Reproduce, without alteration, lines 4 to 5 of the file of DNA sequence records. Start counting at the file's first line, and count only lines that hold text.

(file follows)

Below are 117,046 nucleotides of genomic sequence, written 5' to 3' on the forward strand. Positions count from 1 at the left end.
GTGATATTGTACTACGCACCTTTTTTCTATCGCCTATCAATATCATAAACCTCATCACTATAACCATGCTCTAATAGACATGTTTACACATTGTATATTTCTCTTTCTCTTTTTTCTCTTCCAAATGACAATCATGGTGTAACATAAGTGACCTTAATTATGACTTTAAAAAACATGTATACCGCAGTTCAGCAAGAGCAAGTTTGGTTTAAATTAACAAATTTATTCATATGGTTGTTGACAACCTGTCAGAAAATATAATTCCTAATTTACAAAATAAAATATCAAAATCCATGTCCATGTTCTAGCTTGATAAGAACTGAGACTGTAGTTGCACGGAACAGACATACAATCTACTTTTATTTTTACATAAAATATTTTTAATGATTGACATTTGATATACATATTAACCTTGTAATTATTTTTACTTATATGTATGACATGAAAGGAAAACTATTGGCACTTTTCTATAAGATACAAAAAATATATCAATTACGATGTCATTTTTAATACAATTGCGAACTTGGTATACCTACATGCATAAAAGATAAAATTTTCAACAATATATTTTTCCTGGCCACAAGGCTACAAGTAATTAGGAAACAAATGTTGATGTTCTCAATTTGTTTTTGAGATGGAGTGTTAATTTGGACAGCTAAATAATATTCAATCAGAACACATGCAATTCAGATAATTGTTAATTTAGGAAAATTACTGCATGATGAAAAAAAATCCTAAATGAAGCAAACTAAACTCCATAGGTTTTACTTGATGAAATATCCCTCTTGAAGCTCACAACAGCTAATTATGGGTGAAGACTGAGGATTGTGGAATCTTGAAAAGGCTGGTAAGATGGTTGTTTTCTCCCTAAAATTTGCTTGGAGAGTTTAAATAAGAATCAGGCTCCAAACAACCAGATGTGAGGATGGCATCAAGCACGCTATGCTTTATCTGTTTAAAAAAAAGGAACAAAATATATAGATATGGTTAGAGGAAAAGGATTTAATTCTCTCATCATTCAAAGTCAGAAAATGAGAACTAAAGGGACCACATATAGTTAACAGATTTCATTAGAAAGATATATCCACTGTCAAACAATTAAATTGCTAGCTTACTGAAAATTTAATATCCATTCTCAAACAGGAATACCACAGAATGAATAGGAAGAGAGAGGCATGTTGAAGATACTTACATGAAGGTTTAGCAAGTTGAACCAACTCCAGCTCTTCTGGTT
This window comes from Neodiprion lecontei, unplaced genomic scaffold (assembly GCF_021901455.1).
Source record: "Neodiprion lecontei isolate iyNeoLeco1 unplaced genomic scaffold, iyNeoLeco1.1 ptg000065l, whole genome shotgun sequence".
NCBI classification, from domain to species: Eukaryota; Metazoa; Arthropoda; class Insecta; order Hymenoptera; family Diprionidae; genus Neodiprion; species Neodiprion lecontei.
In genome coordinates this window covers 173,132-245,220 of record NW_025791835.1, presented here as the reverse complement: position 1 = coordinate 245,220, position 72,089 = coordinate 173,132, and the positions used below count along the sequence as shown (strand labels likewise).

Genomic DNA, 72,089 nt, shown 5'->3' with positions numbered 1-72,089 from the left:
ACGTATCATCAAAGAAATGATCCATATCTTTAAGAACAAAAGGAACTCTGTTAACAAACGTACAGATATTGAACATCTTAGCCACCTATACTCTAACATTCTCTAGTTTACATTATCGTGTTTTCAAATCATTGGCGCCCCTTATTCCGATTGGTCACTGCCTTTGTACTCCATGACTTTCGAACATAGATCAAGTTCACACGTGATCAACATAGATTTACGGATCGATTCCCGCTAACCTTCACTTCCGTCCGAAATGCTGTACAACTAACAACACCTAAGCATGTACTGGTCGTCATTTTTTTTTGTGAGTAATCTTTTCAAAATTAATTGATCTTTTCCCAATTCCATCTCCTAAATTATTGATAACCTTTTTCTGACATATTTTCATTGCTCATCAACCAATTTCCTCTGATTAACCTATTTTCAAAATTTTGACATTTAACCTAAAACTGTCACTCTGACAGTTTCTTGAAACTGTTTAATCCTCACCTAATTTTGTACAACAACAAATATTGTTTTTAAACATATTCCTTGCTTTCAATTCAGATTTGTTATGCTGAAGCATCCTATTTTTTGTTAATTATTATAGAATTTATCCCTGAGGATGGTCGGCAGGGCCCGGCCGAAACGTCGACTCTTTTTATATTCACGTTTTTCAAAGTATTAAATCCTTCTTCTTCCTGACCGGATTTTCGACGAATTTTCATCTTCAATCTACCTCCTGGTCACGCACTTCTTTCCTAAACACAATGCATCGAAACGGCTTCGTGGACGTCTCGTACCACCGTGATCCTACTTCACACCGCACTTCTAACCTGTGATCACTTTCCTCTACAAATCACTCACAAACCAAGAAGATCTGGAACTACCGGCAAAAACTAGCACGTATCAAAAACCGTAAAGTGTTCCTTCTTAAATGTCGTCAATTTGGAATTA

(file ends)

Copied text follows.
Source record: "Neodiprion lecontei isolate iyNeoLeco1 unplaced genomic scaffold, iyNeoLeco1.1 ptg000065l, whole genome shotgun sequence".
NCBI classification, from domain to species: Eukaryota; Metazoa; Arthropoda; class Insecta; order Hymenoptera; family Diprionidae; genus Neodiprion; species Neodiprion lecontei.